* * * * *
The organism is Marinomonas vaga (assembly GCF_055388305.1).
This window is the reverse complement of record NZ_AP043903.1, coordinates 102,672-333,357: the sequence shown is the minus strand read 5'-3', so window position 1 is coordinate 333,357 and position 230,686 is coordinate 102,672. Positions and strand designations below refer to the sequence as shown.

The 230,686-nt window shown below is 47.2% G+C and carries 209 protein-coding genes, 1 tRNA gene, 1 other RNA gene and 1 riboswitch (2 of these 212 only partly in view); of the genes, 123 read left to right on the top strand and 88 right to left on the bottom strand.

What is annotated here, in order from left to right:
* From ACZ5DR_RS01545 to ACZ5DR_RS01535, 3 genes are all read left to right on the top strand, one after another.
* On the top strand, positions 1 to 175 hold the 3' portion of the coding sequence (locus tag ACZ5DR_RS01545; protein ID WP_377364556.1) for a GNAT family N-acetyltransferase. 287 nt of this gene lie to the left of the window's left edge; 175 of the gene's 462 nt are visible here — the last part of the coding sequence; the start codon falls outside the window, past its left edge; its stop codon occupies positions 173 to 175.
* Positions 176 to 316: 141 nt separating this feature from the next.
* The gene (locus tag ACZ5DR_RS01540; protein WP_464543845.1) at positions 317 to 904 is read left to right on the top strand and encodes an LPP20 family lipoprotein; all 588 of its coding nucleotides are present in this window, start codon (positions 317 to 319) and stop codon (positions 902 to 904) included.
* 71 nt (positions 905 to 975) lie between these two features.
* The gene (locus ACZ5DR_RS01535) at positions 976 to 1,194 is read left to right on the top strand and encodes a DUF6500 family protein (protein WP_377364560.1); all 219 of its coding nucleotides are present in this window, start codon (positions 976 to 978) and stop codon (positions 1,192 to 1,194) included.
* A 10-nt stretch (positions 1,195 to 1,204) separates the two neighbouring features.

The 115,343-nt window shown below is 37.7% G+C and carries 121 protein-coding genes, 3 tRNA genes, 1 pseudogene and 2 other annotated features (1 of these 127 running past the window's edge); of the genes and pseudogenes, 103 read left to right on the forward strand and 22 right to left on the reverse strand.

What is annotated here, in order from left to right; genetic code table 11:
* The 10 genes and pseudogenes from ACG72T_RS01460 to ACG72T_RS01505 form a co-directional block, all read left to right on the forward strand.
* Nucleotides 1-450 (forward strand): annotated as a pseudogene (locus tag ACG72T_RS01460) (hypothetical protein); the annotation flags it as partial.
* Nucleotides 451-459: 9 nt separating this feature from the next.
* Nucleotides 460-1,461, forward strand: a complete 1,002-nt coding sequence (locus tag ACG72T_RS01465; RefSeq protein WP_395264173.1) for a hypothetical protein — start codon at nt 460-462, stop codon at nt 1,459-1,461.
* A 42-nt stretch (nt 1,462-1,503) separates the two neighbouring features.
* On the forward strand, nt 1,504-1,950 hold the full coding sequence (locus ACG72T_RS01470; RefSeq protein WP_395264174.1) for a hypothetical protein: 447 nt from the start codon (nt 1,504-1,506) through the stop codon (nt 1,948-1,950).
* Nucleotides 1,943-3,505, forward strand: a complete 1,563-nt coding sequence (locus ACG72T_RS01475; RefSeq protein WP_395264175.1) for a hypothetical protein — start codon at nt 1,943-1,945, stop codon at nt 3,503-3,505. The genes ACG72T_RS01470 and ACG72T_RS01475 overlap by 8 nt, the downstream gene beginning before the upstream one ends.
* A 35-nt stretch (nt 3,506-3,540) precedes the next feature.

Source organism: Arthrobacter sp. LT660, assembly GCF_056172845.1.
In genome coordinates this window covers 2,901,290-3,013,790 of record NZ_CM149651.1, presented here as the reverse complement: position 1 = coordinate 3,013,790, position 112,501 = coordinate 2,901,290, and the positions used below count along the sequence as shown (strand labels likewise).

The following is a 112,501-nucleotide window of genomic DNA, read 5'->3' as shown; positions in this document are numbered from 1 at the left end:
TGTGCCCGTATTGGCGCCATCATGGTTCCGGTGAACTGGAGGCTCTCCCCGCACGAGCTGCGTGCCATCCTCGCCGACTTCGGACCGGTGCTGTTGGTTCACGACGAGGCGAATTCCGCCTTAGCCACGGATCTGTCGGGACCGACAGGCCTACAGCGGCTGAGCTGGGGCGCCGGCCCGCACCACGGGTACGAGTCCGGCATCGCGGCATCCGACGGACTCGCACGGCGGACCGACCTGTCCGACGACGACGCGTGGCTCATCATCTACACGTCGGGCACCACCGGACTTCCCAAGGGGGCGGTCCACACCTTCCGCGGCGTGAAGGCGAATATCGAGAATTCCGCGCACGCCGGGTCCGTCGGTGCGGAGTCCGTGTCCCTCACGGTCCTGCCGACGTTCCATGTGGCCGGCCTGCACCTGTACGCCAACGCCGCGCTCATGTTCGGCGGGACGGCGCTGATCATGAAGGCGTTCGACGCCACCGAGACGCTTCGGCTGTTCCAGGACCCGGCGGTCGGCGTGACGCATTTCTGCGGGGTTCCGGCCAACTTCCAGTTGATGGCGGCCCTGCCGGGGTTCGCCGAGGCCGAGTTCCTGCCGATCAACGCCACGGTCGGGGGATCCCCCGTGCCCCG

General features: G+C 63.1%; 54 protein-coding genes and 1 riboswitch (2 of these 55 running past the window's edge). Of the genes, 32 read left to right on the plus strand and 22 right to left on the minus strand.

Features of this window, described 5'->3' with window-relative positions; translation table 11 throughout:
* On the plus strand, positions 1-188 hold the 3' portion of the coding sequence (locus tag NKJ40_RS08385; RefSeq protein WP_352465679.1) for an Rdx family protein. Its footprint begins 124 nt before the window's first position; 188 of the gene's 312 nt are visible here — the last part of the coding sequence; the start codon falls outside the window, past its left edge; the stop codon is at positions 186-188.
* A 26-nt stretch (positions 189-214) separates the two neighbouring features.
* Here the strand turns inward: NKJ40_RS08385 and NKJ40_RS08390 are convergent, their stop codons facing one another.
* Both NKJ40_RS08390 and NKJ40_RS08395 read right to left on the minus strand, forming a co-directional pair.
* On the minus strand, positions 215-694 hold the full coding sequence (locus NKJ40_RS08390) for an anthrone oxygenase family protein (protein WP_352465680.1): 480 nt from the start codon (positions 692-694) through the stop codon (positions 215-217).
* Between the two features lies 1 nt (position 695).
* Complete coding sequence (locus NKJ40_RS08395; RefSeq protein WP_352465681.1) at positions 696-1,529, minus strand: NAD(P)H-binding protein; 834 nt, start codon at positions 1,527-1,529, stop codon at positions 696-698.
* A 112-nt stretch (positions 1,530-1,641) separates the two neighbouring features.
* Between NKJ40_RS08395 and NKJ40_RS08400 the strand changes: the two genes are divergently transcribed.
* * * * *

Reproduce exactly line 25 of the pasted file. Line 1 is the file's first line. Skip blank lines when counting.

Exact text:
TGTGCCCGTATTGGCGCCATCATGGTTCCGGTGAACTGGAGGCTCTCCCCGCACGAGCTGCGTGCCATCCTCGCCGACTTCGGACCGGTGCTGTTGGTTCACGACGAGGCGAATTCCGCCTTAGCCACGGATCTGTCGGGACCGACAGGCCTACAGCGGCTGAGCTGGGGCGCCGGCCCGCACCACGGGTACGAGTCCGGCATCGCGGCATCCGACGGACTCGCACGGCGGACCGACCTGTCCGACGACGACGCGTGGCTCATCATCTACACGTCGGGCACCACCGGACTTCCCAAGGGGGCGGTCCACACCTTCCGCGGCGTGAAGGCGAATATCGAGAATTCCGCGCACGCCGGGTCCGTCGGTGCGGAGTCCGTGTCCCTCACGGTCCTGCCGACGTTCCATGTGGCCGGCCTGCACCTGTACGCCAACGCCGCGCTCATGTTCGGCGGGACGGCGCTGATCATGAAGGCGTTCGACGCCACCGAGACGCTTCGGCTGTTCCAGGACCCGGCGGTCGGCGTGACGCATTTCTGCGGGGTTCCGGCCAACTTCCAGTTGATGGCGGCCCTGCCGGGGTTCGCCGAGGCCGAGTTCCTGCCGATCAACGCCACGGTCGGGGGATCCCCCGTGCCCCG